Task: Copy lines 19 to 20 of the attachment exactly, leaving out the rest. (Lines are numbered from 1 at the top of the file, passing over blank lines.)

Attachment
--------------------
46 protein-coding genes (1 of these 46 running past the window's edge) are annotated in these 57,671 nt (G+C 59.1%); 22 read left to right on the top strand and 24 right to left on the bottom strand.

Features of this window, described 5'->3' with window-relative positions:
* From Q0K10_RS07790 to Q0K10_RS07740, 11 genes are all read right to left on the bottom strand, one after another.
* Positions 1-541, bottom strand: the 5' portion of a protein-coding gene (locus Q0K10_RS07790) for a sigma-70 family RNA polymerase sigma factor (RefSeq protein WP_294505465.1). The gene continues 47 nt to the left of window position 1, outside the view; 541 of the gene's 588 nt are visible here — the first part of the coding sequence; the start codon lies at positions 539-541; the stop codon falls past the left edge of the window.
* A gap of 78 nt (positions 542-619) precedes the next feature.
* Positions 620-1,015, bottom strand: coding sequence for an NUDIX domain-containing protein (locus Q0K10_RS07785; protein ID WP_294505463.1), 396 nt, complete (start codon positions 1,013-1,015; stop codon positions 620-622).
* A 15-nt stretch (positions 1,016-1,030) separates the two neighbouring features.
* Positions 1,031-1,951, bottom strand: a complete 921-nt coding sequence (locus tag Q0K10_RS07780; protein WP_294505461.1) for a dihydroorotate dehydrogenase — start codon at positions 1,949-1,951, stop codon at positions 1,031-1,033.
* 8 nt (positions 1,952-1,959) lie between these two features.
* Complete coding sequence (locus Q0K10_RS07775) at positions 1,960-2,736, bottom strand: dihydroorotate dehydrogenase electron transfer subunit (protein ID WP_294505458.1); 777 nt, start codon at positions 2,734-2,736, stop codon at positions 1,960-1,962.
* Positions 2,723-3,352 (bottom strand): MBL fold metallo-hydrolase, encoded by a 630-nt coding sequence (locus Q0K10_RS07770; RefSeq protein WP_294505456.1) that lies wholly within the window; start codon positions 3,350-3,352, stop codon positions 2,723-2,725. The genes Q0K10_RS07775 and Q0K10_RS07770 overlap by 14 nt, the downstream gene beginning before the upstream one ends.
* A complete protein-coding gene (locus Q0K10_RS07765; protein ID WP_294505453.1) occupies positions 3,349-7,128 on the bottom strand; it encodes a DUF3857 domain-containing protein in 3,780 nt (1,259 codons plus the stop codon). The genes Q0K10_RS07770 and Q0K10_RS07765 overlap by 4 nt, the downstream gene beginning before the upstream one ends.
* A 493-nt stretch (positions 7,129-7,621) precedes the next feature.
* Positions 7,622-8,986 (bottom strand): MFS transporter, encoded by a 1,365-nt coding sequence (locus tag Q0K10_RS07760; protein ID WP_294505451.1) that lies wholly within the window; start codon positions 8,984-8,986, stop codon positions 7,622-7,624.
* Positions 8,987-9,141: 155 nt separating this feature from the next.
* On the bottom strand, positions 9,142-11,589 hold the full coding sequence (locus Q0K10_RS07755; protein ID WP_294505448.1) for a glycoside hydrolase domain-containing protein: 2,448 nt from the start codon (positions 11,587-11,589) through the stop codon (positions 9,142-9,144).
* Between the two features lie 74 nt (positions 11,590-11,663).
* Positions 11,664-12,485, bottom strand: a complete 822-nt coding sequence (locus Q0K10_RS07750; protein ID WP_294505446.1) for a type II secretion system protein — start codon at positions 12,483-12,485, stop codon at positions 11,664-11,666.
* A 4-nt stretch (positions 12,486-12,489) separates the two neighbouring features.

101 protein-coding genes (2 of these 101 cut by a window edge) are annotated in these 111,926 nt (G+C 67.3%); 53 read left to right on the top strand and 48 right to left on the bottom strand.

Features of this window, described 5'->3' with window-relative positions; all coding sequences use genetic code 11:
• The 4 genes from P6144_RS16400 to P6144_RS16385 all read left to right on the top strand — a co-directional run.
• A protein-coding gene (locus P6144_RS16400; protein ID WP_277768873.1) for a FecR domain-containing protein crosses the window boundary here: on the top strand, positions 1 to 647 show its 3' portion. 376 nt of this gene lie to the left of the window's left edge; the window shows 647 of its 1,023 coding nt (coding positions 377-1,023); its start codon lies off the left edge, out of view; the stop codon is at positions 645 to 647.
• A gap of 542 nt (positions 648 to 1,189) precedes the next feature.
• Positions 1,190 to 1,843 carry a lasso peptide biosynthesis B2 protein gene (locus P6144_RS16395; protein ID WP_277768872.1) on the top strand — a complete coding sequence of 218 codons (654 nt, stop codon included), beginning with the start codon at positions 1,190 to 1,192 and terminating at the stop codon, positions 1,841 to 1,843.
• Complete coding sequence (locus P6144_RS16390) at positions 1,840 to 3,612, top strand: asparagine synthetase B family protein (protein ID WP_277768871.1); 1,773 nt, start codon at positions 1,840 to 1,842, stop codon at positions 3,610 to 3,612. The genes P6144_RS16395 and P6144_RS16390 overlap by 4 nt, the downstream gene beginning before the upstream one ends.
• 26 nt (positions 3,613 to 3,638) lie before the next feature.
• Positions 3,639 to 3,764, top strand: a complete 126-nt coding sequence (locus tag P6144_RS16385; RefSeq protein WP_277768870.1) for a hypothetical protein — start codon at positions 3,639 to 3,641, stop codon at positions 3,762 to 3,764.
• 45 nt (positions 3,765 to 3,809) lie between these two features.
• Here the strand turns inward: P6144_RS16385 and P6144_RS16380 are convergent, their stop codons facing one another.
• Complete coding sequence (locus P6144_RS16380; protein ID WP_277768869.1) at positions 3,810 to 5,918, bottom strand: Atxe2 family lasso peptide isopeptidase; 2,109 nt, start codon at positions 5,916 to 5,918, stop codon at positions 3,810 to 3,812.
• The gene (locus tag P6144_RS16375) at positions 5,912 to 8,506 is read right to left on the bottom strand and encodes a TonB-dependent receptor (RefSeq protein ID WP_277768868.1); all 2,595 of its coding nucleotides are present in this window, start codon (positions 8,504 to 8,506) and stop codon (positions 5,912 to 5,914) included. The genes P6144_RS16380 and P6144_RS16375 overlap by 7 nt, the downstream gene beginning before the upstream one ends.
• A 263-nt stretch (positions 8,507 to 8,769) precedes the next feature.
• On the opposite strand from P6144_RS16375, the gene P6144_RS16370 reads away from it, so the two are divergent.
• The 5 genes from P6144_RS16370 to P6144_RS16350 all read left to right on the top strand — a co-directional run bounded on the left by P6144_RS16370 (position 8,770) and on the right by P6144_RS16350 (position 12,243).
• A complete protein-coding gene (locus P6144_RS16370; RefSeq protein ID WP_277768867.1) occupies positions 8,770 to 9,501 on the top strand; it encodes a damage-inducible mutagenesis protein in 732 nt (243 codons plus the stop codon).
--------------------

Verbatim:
* A 4-nt stretch (positions 12,486-12,489) separates the two neighbouring features.

101 protein-coding genes (2 of these 101 cut by a window edge) are annotated in these 111,926 nt (G+C 67.3%); 53 read left to right on the top strand and 48 right to left on the bottom strand.